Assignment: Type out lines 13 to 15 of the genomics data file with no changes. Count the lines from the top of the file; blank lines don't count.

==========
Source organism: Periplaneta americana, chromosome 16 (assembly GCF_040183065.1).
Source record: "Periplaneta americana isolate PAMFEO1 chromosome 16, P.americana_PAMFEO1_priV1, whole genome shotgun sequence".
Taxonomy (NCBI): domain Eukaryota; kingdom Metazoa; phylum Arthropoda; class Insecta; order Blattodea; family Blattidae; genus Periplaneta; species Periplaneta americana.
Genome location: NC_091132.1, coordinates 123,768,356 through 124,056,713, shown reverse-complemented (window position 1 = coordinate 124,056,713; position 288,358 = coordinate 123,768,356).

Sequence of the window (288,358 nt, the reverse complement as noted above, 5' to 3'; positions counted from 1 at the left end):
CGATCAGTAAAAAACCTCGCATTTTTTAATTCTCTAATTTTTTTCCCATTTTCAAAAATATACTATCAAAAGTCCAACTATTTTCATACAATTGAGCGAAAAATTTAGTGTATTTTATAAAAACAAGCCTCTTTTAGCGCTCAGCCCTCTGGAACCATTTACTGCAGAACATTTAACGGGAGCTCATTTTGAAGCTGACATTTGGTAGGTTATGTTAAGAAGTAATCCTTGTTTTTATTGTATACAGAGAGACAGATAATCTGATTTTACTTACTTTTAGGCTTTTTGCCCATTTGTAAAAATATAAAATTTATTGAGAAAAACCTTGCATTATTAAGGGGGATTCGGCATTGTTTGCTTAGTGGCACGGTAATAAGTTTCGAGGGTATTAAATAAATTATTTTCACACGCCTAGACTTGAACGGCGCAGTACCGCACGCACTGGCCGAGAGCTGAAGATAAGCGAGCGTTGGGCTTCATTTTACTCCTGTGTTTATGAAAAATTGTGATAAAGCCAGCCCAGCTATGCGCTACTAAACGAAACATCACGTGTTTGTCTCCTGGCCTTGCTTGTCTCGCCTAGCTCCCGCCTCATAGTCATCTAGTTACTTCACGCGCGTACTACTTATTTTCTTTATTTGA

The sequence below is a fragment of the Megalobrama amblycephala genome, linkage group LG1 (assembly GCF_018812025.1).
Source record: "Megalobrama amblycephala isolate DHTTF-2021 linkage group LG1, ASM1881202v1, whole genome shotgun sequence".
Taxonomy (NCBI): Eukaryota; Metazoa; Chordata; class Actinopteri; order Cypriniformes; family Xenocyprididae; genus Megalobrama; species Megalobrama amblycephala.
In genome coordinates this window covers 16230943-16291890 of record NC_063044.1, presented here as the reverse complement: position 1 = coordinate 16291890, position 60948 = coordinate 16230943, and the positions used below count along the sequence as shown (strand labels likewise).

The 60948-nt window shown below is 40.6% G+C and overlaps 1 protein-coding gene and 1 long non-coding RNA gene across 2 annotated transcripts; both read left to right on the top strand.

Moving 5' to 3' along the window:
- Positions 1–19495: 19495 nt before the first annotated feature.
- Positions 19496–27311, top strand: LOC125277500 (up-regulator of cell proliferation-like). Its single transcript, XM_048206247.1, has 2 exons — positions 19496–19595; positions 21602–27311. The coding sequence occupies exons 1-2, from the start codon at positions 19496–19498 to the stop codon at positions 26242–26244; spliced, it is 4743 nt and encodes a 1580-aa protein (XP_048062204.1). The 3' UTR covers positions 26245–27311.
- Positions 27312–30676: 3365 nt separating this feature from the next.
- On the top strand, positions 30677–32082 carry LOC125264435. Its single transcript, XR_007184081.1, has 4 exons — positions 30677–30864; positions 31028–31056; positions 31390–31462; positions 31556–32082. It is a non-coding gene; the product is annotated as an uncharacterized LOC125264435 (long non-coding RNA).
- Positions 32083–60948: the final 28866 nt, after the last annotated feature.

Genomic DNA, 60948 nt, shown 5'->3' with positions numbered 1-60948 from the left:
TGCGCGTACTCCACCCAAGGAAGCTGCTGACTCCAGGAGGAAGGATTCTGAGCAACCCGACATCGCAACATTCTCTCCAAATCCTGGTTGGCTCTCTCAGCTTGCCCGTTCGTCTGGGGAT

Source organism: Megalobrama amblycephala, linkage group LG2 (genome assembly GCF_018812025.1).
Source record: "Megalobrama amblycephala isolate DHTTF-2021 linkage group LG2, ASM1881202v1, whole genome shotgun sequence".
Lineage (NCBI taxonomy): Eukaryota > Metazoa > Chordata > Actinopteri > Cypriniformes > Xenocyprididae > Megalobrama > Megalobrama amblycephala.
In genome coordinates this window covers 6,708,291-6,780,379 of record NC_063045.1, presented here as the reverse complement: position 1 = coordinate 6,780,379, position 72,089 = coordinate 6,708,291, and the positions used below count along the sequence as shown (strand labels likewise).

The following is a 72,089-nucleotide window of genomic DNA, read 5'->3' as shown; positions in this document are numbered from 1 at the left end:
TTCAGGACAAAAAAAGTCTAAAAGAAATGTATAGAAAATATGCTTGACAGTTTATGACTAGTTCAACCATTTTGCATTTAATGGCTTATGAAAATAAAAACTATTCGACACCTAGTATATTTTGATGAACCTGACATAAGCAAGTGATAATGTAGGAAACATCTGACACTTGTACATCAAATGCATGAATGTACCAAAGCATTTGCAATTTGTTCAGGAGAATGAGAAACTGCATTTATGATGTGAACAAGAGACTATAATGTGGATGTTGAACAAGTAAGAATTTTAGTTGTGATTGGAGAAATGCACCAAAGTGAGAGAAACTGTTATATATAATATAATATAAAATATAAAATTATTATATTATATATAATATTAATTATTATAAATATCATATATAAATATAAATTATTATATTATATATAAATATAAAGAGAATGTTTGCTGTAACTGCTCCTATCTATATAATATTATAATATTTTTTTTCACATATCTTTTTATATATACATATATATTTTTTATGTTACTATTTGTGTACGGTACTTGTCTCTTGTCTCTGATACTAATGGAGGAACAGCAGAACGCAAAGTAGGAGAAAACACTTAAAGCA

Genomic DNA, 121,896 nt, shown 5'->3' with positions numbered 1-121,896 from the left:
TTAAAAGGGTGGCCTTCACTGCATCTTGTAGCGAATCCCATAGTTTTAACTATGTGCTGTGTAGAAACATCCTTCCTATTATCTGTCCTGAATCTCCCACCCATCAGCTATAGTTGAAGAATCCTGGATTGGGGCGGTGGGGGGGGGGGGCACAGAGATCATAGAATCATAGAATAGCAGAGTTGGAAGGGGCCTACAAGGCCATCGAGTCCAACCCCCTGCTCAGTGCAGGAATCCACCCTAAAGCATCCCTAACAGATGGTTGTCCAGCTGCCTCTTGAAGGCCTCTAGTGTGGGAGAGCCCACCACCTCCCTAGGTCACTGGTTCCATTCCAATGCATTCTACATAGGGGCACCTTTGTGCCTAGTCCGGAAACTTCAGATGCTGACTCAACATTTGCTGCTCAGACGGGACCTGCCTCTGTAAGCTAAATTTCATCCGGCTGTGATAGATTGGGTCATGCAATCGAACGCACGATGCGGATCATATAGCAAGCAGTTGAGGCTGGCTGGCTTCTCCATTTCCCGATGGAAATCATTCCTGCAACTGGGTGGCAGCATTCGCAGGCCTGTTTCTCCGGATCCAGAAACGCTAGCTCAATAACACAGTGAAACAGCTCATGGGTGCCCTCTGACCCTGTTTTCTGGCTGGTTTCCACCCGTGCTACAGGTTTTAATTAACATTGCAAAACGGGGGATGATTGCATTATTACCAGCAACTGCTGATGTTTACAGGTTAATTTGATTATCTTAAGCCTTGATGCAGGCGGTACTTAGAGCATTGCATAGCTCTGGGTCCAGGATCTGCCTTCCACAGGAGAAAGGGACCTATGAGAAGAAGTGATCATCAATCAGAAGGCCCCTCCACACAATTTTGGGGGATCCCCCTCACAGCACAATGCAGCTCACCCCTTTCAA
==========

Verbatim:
- Positions 1–19495: 19495 nt before the first annotated feature.
- Positions 19496–27311, top strand: LOC125277500 (up-regulator of cell proliferation-like). Its single transcript, XM_048206247.1, has 2 exons — positions 19496–19595; positions 21602–27311. The coding sequence occupies exons 1-2, from the start codon at positions 19496–19498 to the stop codon at positions 26242–26244; spliced, it is 4743 nt and encodes a 1580-aa protein (XP_048062204.1). The 3' UTR covers positions 26245–27311.
- Positions 27312–30676: 3365 nt separating this feature from the next.